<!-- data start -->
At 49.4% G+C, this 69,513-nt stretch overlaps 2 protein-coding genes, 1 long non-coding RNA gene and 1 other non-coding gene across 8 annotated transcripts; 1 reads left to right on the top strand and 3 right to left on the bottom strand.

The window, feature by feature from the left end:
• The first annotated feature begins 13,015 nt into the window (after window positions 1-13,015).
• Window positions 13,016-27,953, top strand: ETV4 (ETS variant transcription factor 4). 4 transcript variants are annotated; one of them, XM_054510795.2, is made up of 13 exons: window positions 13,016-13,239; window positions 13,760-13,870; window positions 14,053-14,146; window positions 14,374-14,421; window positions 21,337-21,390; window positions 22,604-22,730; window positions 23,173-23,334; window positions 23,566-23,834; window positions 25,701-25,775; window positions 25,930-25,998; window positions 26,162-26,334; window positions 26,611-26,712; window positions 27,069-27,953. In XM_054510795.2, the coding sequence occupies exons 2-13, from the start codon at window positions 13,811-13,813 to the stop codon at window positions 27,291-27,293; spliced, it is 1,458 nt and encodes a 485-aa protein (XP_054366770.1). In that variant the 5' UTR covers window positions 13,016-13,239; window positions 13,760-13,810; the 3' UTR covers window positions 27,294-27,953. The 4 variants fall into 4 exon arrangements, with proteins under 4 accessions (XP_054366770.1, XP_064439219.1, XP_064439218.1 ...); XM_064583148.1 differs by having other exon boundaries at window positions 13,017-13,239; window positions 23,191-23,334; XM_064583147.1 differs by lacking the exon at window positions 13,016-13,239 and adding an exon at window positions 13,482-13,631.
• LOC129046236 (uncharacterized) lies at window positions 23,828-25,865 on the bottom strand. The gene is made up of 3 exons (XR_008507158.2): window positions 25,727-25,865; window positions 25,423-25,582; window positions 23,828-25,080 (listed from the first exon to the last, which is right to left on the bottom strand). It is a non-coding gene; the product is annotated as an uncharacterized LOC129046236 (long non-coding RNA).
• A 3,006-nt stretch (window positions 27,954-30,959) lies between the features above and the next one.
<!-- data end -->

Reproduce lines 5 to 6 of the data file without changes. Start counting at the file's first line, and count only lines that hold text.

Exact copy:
• LOC129046236 (uncharacterized) lies at window positions 23,828-25,865 on the bottom strand. The gene is made up of 3 exons (XR_008507158.2): window positions 25,727-25,865; window positions 25,423-25,582; window positions 23,828-25,080 (listed from the first exon to the last, which is right to left on the bottom strand). It is a non-coding gene; the product is annotated as an uncharacterized LOC129046236 (long non-coding RNA).
• A 3,006-nt stretch (window positions 27,954-30,959) lies between the features above and the next one.